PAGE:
Microsoft plans to cut 7,800 jobs worldwide

Move not to impact on Irish operations as company reorganises phone business as Nokia deal fails to deliver

Microsoft plans to cut as many as 7,800 jobs and write down about $7.6 billion on its Nokia phone- handset unit, wiping out nearly all of the value of a business it acquired just 14 months ago. However the move is not expected to impact on its Irish operations.

The company also will record a restructuring charge of about $750 million to $850 million as it reorganises its phone hardware business under chief executive officer Satya Nadella, said on Wednesday. Microsoft had about 120,000 employees at the end of March.

“In the near-term, we’ll run a more effective and focused phone portfolio while retaining capability for long-term reinvention in mobility,” Mr Nadella said.

The company will scale back its mobile ambitions from focusing on selling as many mobile devices as possible to concentrating on a narrower mission and set of customers to support the Windows device market, he said.


Mr Nadella wasn't more specific and spokesman Pete Wootton declined to comment further.

The latest round of job cuts – which include 2,300 in Finland, where Nokia is based – come a year after Microsoft said it would let go of 18,000 employees, and less than two weeks after the company announced plans to exit the Web display advertising business.

Since becoming CEO last year, Mr Nadella has been acquiring mobile and cloud software makers, and cutting units not central to his strategy.

Last month, the 47-year-old executive made his biggest overhaul since taking over, revamping his leadership team to reflect a focus on three areas: personal computing, cloud platforms and productivity and business processes.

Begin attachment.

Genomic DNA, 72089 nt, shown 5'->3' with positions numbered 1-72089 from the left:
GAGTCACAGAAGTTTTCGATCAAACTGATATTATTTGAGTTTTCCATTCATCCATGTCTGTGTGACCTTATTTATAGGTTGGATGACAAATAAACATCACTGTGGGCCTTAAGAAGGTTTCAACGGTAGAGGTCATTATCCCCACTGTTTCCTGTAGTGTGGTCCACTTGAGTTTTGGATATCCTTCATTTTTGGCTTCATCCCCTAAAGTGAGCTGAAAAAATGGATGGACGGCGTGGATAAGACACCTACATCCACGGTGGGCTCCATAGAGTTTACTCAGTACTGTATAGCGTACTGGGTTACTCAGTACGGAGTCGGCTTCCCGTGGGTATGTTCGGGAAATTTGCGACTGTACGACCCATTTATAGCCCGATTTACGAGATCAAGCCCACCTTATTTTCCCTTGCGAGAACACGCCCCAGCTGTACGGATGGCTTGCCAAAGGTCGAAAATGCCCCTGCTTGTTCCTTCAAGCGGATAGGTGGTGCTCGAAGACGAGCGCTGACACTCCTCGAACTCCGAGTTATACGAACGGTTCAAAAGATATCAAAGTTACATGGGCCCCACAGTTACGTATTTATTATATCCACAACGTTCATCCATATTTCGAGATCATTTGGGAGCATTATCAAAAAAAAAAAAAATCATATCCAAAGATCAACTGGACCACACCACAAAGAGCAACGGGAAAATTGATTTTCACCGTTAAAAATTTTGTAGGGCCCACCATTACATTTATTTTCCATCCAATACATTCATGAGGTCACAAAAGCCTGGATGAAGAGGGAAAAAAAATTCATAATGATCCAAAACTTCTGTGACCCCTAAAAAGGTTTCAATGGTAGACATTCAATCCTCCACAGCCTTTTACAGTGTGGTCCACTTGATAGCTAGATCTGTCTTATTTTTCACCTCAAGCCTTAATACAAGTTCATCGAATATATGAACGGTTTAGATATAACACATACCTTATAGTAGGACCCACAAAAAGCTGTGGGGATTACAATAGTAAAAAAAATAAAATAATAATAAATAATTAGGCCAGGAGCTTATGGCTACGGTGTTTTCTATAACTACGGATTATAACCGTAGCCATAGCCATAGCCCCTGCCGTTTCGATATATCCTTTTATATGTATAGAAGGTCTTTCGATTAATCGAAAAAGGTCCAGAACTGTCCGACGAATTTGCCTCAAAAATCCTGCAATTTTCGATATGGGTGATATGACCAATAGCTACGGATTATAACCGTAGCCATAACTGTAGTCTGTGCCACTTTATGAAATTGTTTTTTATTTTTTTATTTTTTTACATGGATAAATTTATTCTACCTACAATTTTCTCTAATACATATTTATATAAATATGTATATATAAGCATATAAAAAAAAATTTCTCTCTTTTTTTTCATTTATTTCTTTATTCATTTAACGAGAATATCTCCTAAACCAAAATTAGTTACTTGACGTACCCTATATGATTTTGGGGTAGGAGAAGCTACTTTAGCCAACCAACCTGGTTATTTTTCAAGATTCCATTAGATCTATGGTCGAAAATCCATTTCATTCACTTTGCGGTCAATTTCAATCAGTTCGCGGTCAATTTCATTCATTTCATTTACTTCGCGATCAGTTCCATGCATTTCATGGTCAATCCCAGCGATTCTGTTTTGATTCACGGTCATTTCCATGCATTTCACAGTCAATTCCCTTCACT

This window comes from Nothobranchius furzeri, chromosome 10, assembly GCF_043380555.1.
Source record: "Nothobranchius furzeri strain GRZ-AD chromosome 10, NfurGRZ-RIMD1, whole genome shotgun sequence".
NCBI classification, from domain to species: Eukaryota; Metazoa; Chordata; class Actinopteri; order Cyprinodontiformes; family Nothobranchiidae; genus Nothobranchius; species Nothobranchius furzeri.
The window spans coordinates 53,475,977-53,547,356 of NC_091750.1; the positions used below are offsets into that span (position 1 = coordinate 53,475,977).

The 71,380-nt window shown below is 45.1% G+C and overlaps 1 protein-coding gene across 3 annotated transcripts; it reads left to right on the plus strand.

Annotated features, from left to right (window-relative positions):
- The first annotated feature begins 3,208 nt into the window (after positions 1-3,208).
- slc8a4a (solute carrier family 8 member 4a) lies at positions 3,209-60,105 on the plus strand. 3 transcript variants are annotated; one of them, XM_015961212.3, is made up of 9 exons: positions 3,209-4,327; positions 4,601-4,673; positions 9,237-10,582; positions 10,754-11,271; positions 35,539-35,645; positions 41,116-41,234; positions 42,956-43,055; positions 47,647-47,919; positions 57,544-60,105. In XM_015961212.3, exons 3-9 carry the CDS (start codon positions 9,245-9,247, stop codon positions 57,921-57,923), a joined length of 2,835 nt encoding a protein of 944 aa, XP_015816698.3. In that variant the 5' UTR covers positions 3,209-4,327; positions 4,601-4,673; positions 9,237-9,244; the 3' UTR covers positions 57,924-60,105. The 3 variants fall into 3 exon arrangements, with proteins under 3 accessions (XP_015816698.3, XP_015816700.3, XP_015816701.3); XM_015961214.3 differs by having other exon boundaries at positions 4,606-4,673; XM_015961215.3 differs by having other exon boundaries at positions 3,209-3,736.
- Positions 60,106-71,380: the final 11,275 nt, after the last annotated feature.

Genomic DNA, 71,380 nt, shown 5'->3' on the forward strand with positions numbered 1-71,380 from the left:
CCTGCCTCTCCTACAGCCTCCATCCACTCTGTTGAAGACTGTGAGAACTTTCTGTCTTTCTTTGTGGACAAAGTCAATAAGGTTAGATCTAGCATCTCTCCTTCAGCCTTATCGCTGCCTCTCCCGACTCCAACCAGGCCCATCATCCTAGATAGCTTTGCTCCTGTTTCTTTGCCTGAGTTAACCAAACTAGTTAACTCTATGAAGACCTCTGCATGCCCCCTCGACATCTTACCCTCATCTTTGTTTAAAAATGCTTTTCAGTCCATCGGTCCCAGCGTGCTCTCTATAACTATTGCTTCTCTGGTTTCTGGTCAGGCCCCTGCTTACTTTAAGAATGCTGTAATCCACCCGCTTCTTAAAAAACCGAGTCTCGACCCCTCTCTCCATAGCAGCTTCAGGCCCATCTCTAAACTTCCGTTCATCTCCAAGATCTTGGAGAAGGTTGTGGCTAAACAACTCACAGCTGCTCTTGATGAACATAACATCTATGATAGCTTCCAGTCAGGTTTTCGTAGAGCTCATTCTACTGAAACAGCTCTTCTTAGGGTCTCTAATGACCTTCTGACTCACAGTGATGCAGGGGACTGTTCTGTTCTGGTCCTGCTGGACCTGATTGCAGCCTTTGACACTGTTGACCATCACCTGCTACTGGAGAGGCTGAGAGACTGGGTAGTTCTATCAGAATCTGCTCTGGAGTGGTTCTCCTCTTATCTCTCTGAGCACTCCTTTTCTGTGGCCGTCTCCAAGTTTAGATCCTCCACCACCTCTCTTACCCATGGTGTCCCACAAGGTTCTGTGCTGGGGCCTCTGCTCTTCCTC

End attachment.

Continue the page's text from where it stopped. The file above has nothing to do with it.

As part of that announcement, Stephen Elop, the former CEO of the Nokia handset business that Microsoft bought last year, would step down.

Microsoft purchased Nokia's handset business in April 2014 for $9.5 billion, including $1.5 billion in acquired cash. Seven months earlier, then-CEO Steve Ballmer announced plans to acquire the Finland-based unit as a last-ditch effort to gain users for Microsoft's Windows Phone software, which had been languishing at less than five per cent of the market for mobile operating systems.

The deal hasn’t boosted Windows Phone’s market share, however, and Microsoft loses money on every phone it sells, even before accounting for research and development and sales and marketing. Before Wednesday, the business had cut more than 10,000 jobs.

The writedown is Microsoft’s biggest since a $6.2 billion charge in 2012 on the purchase of Internet ad company AQuantive Inc.

It took five years for the company to record the AQuantive charge.

- Bloomberg